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A Meta-Analytical Review of the Relationship between Teacher Immediacy and Student Learning
Unformatted Document Text:  Immediacy and Learning Meta-Analysis 35 Scott, M. D., & Wheeless, L. R. (1975). Communication apprehension, student attitudes, and levels of satisfaction. Western Journal of Speech Communication, 41, 188-198. *Shaw, D. H. (1988). Behaviors and the evaluation of teacher effectiveness, career satisfaction, and student learning. Unpublished doctoral dissertation, University of Bridgeport. Sidelinger, R. J., & McCroskey, J. C. (1997). Communication correlates of teacher clarity in the college classroom. Communication Research Reports, 14, 1-10. *Sorenson, G. A. (1989). The relationships among teachers’ self-disclosive statements, students’ perceptions, and affective learning. Communication Education, 38, 259-276. *Teven, J. J. (1998). The relationships among teacher characteristics, student learning, and teacher evaluation. Unpublished doctoral dissertation, West Virginia University, Morgantown. Thomas, C. E. (1994). An analysis of teacher socio-communicative style as a predictor of classroom communication behaviors, student liking, motivation, and learning. Unpublished doctoral dissertation, West Virginia University, Morgantown. *Thompson, C. A. C. (1992). The relationships among teachers’ immediacy behaviors, credibility, and social style and students’ motivation and learning: Comparisons among cultures. Unpublished doctoral dissertation, West Virginia University, Morgantown. *Titsworth, S. B. (2001). The effects of teacher immediacy, use of organizational lecture cues, and students’ notetaking on cognitive learning. Communication Education, 50, 283- 297. Triandis, H. C. (1971). Attitude and attitude change. New York: John Wiley & Sons, Inc . Valencic, K. M. (2001). An investigation of teachers' temperament and students' perceptions of teachers: Communication behavior and students' attitudes toward teachers. Unpublished doctoral dissertation, West Virginia University, Morgantown.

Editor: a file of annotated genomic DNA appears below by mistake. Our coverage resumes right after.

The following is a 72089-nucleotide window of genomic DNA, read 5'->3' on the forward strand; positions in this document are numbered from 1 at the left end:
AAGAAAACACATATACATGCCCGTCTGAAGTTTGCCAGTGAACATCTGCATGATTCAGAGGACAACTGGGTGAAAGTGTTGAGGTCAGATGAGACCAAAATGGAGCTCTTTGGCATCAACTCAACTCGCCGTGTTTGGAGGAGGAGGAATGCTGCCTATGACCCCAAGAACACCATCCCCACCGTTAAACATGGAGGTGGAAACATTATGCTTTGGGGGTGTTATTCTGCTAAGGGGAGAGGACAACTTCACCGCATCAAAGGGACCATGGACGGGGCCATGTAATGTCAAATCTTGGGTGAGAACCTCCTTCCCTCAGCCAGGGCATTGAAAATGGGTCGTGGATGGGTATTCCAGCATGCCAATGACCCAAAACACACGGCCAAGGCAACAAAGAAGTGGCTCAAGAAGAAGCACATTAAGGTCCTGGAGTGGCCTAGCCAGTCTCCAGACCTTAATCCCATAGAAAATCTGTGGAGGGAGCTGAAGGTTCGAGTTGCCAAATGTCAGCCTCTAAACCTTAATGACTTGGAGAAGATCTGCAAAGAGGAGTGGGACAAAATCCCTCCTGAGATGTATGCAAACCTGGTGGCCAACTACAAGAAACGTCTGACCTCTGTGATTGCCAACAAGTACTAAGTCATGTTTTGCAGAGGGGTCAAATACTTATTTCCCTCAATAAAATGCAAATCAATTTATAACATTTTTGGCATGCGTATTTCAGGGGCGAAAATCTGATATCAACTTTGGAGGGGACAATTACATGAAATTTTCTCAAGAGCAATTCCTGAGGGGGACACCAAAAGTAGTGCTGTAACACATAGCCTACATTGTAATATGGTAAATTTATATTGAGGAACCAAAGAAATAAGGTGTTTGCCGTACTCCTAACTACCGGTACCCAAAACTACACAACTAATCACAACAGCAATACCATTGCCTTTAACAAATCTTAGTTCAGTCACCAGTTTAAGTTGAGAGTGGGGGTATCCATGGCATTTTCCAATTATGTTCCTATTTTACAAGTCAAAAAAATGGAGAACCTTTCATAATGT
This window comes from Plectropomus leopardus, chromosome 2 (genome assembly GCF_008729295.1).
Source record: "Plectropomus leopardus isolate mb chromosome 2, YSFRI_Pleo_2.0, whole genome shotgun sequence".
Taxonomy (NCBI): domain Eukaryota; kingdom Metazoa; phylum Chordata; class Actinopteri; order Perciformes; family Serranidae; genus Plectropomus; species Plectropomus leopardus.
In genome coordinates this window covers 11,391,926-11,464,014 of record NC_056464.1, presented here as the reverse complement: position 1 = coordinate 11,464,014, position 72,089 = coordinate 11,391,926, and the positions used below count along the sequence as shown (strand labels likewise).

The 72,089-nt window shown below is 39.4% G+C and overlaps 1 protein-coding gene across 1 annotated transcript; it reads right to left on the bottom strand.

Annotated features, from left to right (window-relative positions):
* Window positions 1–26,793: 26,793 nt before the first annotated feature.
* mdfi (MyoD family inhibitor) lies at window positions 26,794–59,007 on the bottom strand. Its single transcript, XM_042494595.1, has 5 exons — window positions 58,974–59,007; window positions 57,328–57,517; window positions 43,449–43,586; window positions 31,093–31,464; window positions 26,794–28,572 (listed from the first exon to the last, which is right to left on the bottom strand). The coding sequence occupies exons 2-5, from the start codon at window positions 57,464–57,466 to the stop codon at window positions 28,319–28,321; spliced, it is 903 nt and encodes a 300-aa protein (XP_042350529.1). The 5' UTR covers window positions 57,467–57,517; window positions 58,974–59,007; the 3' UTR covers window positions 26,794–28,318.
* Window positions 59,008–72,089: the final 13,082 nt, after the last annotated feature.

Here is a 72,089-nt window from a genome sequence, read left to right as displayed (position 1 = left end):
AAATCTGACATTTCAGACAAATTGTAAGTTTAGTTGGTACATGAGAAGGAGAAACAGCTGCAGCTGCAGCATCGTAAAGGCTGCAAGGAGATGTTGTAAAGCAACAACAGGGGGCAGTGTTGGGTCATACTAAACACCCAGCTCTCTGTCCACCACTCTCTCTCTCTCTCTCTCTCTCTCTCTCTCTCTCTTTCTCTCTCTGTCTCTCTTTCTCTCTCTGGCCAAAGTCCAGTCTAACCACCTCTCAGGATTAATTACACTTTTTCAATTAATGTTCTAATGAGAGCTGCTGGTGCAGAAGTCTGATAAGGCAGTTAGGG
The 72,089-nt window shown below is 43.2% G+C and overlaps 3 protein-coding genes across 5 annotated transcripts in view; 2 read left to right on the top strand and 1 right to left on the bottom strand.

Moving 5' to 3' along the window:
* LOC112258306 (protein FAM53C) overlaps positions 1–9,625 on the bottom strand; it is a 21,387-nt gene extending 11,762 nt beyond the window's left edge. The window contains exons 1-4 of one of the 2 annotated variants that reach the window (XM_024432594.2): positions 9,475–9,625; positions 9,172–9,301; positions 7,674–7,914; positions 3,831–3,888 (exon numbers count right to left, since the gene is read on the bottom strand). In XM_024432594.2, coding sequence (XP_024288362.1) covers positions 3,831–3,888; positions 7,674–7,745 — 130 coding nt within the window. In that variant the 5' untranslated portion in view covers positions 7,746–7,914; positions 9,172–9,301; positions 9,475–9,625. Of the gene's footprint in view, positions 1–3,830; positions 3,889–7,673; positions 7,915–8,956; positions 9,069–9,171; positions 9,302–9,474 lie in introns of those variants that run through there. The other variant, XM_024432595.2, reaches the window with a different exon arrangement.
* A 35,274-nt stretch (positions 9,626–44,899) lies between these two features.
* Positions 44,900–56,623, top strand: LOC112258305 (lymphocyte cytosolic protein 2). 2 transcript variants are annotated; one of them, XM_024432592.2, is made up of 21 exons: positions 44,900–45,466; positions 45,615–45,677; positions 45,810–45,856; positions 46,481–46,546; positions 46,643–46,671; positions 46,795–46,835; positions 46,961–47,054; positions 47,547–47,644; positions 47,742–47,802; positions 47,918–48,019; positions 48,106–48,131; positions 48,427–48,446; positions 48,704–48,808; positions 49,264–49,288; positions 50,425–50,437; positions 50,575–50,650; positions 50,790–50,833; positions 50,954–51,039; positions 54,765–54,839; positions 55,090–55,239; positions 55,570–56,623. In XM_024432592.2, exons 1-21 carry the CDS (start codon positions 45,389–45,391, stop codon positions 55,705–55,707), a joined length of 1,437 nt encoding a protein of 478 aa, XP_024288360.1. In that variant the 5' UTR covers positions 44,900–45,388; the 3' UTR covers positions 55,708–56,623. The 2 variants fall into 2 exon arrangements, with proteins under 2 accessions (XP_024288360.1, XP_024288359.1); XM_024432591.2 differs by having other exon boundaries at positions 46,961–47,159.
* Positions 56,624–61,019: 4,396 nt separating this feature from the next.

Authors: Witt, Paul., Wheeless, Lawrence. and Allen, Mike.
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Immediacy and Learning Meta-Analysis 35
Scott, M. D., & Wheeless, L. R. (1975). Communication apprehension, student attitudes,
and levels of satisfaction. Western Journal of Speech Communication, 41, 188-198.
*Shaw, D. H. (1988). Behaviors and the evaluation of teacher effectiveness, career
satisfaction, and student learning. Unpublished doctoral dissertation, University of Bridgeport.
Sidelinger, R. J., & McCroskey, J. C. (1997). Communication correlates of teacher clarity
in the college classroom. Communication Research Reports, 14, 1-10.
*Sorenson, G. A. (1989). The relationships among teachers’ self-disclosive statements,
students’ perceptions, and affective learning. Communication Education, 38, 259-276.
*Teven, J. J. (1998). The relationships among teacher characteristics, student learning,
and teacher evaluation. Unpublished doctoral dissertation, West Virginia University,
Morgantown.
Thomas, C. E. (1994). An analysis of teacher socio-communicative style as a predictor of
classroom communication behaviors, student liking, motivation, and learning. Unpublished
doctoral dissertation, West Virginia University, Morgantown.
*Thompson, C. A. C. (1992). The relationships among teachers’ immediacy behaviors,
credibility, and social style and students’ motivation and learning: Comparisons among cultures.
Unpublished doctoral dissertation, West Virginia University, Morgantown.
*Titsworth, S. B. (2001). The effects of teacher immediacy, use of organizational lecture
cues, and students’ notetaking on cognitive learning. Communication Education, 50, 283- 297.
Triandis, H. C. (1971). Attitude and attitude change. New York: John Wiley & Sons, Inc
.
Valencic, K. M. (2001). An investigation of teachers' temperament and students'
perceptions of teachers: Communication behavior and students' attitudes toward teachers.
Unpublished doctoral dissertation, West Virginia University, Morgantown.


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